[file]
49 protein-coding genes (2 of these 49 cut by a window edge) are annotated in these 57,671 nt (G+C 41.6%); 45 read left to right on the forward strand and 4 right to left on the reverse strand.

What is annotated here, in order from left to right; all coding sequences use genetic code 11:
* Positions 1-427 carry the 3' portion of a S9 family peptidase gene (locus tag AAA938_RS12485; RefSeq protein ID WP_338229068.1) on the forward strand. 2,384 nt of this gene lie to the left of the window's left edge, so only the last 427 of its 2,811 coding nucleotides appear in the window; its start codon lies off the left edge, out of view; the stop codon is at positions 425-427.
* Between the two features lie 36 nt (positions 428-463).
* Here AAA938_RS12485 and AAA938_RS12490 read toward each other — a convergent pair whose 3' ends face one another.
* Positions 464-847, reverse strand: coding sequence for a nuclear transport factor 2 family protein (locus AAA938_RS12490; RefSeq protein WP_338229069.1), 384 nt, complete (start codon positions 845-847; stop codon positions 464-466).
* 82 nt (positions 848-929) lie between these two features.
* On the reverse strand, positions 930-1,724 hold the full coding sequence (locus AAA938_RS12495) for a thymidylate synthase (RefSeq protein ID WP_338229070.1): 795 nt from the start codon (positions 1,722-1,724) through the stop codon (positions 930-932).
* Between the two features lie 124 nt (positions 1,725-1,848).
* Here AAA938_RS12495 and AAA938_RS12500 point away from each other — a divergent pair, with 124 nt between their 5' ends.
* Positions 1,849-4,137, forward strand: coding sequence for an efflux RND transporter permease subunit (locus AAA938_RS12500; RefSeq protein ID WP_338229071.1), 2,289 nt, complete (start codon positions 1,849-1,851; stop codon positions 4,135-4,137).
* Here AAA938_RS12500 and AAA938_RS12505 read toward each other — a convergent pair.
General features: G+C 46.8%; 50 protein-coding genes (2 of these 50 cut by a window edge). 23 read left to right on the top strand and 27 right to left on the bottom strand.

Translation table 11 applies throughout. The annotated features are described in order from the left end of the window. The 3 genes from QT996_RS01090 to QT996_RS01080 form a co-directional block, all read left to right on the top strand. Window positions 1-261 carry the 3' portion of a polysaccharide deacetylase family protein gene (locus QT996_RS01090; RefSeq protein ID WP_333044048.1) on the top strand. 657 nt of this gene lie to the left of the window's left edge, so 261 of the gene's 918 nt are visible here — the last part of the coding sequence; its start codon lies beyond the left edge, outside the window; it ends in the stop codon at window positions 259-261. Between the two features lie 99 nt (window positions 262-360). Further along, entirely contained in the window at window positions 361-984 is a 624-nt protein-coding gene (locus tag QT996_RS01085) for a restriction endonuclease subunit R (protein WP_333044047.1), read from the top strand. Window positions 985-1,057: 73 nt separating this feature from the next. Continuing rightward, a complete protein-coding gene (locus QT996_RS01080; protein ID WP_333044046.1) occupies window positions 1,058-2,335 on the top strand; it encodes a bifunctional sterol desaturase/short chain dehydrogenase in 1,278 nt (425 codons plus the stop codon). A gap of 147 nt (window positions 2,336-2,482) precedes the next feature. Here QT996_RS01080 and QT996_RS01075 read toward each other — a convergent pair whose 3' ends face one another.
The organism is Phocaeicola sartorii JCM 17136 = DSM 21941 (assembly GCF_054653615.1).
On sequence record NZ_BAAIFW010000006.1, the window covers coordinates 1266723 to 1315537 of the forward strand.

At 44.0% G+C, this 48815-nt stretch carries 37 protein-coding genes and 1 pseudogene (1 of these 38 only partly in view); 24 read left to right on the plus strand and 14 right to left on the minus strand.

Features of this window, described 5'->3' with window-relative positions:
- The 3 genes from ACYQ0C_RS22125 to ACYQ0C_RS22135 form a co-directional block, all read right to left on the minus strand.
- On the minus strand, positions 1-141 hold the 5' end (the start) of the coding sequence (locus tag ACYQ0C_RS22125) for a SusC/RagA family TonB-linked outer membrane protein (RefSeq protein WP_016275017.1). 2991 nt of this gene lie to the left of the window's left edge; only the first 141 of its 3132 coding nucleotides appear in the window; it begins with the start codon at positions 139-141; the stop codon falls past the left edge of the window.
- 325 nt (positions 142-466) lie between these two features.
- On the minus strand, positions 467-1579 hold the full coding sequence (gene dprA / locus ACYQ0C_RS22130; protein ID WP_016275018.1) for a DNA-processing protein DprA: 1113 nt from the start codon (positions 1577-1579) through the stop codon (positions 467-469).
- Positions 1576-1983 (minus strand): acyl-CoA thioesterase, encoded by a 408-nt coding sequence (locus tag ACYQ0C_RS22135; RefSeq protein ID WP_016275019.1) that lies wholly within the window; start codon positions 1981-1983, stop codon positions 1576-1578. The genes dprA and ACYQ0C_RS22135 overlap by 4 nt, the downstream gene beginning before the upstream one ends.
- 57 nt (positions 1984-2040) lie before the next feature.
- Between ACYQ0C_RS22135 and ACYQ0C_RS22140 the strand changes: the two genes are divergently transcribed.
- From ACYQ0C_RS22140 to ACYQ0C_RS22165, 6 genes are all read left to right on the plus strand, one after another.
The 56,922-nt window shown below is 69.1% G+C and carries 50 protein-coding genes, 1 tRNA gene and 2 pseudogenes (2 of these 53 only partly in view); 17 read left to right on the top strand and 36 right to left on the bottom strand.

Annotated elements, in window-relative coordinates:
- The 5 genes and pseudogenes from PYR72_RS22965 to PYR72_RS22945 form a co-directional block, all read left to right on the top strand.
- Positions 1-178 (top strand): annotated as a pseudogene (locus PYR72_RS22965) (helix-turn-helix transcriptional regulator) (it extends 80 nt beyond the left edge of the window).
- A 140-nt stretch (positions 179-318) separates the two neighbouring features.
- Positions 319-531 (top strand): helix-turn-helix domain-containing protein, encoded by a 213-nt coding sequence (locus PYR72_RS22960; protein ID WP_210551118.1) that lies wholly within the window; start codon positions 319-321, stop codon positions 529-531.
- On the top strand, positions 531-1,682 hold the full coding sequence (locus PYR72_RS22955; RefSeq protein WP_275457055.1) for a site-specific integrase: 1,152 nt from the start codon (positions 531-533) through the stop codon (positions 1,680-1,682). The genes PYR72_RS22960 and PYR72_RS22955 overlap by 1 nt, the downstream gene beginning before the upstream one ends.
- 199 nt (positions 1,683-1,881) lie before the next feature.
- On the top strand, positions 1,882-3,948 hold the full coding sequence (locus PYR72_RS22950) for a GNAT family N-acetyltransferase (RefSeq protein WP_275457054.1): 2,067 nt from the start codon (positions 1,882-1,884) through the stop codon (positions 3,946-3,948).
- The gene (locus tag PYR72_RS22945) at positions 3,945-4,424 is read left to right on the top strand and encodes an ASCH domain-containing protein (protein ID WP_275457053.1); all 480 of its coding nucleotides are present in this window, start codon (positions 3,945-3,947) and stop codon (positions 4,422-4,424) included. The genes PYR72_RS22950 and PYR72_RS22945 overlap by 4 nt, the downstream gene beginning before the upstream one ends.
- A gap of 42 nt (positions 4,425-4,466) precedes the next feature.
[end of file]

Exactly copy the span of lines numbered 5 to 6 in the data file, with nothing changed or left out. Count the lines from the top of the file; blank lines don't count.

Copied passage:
* Here AAA938_RS12485 and AAA938_RS12490 read toward each other — a convergent pair whose 3' ends face one another.
* Positions 464-847, reverse strand: coding sequence for a nuclear transport factor 2 family protein (locus AAA938_RS12490; RefSeq protein WP_338229069.1), 384 nt, complete (start codon positions 845-847; stop codon positions 464-466).